The idea of “faith” is very important. But we must be very, very careful with faith, for blind faith is not only dangerous, but, I think, ultimately counter-productive. Faith does not have to be blind.
It is important here to define our terms, to know what we mean by “faith.”
Most people mean “an irrational belief” when they say faith. I define faith as letting go—letting go of belief. These are polar opposites. The former is about clinging, and the latter is about letting go. As such, the faith I criticize here is belief-based faith, not faith-as-letting-go. And, as such, part of what I am saying is to be really careful what you believe, and what, or who, you believe in, because the way you see what you believe in is pretty much guaranteed to be wrong, to be off, to be an illusion.
What do I believe in? In what do I have faith? Love, truth, organic “connection,” process—all of which are actually antithetical to belief. These are not things that I have been told or been asked to believe, but they are rather things that have been revealed as real and true when I break down illusions, when I question assumptions and certainties and conditioning.
The point here is that we must move beyond, or transcend, (Greek) logic, and this is where people find and point to faith as the only other option. But I have a problem with this, and I’m not completely sure how to articulate it. But I think that it can be best summed up by pointing out that faith does not have to be blind. And, in fact, as mentioned above—and contrary to most people who believe that the right kind of faith is blind faith—I think that true faith is expressly not blind.
I think that one of the things that bugs me is that when one goes in this “blind” direction of faith, they are, whether or not they realize it, equating knowledge—all knowledge—with logic, by saying that we can only know that which is logical. I do not agree with this. They say: that which you cannot know you must accept on faith. But I don’t agree with this logic, for it is full of holes. Just because you cannot see something, or touch it, or hear it, or prove it logically, does not mean you can’t know it, or, and I prefer this word, understand it. And I say this in the way I say that the only thing I know is that I don’t know. This is not a contradiction, it is a different way of understanding.
It is the same kind of understanding that is required to understand that reality is the absence of illusion; that reality is not a positively definable thing, but is rather defined “negatively,” a word I don’t like because when understood properly, it is not negative at all (and I don’t just mean it is not “bad”). It is the same way I can say that what I believe in is not believing in things. This is not a contradiction. It is a contradiction of logic, but I do not give logic that much credit; I do not equate logic with reality, with what is; rather, logic is one way we humans process/understand reality, or at least our illusions of reality. Consequently, and contrary, I think, to the Platonic ideal, I don’t look to logic to give me direct access to reality.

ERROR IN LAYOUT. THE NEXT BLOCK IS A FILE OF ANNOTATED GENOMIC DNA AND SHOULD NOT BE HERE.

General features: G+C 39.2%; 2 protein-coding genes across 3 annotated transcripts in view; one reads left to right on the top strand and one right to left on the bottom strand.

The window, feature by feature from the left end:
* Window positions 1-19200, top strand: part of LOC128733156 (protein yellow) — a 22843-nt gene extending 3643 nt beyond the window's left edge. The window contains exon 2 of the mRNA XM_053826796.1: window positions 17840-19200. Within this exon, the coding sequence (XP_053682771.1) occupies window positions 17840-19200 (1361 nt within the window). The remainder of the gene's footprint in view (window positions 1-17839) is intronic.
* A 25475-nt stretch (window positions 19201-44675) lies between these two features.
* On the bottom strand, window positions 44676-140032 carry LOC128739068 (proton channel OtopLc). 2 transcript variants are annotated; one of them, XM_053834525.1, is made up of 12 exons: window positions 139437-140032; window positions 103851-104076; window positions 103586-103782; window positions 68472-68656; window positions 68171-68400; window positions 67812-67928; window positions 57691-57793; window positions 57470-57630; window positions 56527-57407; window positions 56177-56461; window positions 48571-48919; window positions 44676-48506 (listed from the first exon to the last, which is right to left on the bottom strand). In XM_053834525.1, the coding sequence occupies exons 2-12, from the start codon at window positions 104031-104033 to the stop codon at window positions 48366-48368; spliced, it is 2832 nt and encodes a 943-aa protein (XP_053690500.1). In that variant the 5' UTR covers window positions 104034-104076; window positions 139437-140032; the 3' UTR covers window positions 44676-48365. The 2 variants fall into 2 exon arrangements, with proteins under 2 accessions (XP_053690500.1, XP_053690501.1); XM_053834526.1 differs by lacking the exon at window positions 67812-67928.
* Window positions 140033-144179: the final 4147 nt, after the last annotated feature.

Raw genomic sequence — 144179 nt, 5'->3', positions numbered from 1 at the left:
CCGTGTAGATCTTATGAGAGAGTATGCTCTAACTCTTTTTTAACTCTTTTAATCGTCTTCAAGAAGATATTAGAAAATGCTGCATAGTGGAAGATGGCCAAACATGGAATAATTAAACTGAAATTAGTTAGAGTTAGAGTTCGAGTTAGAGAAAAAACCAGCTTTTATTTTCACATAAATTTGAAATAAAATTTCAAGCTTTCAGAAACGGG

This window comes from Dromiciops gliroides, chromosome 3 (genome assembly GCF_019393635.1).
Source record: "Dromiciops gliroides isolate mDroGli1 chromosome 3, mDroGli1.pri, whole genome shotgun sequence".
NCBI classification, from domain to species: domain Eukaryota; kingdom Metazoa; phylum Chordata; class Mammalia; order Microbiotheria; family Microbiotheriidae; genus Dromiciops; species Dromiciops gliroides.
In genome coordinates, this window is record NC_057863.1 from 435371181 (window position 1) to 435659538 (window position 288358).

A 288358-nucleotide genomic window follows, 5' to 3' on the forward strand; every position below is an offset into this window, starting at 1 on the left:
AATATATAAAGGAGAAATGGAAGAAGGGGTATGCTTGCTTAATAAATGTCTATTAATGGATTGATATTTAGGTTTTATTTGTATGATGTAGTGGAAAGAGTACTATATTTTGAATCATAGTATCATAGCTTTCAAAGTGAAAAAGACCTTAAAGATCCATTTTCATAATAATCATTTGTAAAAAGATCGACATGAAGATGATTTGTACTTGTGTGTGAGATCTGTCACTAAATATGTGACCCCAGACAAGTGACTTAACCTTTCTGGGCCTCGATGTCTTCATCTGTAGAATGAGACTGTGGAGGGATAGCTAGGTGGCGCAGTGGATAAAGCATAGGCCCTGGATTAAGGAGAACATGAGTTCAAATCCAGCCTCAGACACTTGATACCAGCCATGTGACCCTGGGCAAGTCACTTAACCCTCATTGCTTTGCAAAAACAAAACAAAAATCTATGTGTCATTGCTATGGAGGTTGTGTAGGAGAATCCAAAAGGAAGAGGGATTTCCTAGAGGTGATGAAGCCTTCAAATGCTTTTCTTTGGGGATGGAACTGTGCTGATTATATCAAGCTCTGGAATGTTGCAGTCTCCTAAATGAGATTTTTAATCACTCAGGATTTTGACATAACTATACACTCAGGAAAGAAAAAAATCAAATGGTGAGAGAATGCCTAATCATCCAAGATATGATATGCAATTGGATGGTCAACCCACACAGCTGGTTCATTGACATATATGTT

So, the problem is not with what I am saying, not with what I understand it to mean; the problem, if there is a problem, is with logic. Let logic go, let the logical contradiction go, and you may see the truth in the statement. And so, I think that it is only safe to feel that you know things when you can understand knowledge and understanding in this way, for it is not dogmatic, it is not static, it is not foundational, it is not “eternal” and/or unchanging (all the things that so many philosophers assumed must be required for knowledge and metaphysical existence); rather, it is open, and changeable, and process. One must get used to switching the assumption from thinking that knowledge must be positive to realizing that truth and reality can only be gotten negatively, that the only way to get to what really is (reality, truth) is to deconstruct, and question, and reveal what “is” as, and for what, it really is.
The only way to get to what is is to find and see what is not. That is reality, and it is not positive. It is not logical. It does not fit into the way we have been conditioned to accept and understand and “know” things. But I do think that we can understand things in this more advanced way. It takes effort and commitment to openness, to being open and to questioning our assumptions at the most basic levels.
Only when you can see that your knowledge is not at all the way you thought knowledge existed, only when you can see that what you can really know is not in the way you thought you knew it was to know things, only then can you feel comfortable enough to talk about what you know, because then what you know is not dogmatic, unproductive and stunting and distracting.
Again, as always, it is not what you know, but how you know it that matters; it is not what you see but how you see it that matters. This is one of the most important things one must understand if they are ever to understand illusion vs. reality.
And so we can see that we must make this very subtle, yet necessary, shift in our understanding in order to productively discuss something like “faith.” Commonly-understood “blind faith” is based on belief, on the foundational beliefs in certain illusions. It is, to put it another way, going in (as in, jumping in, or, moving forward) blind-asleep. If I want to think about faith, my understanding of it is letting go of belief, of not having that belief-based illusory foundation to sleep on blindly. Rather, it is going in blind-awake, which initially seems like a contradiction, but is really not of you understand reality as the absence of illusion, and the only way to get to reality as the letting go of illusion. That is true “faith.”
From my personal notes, 5/27/00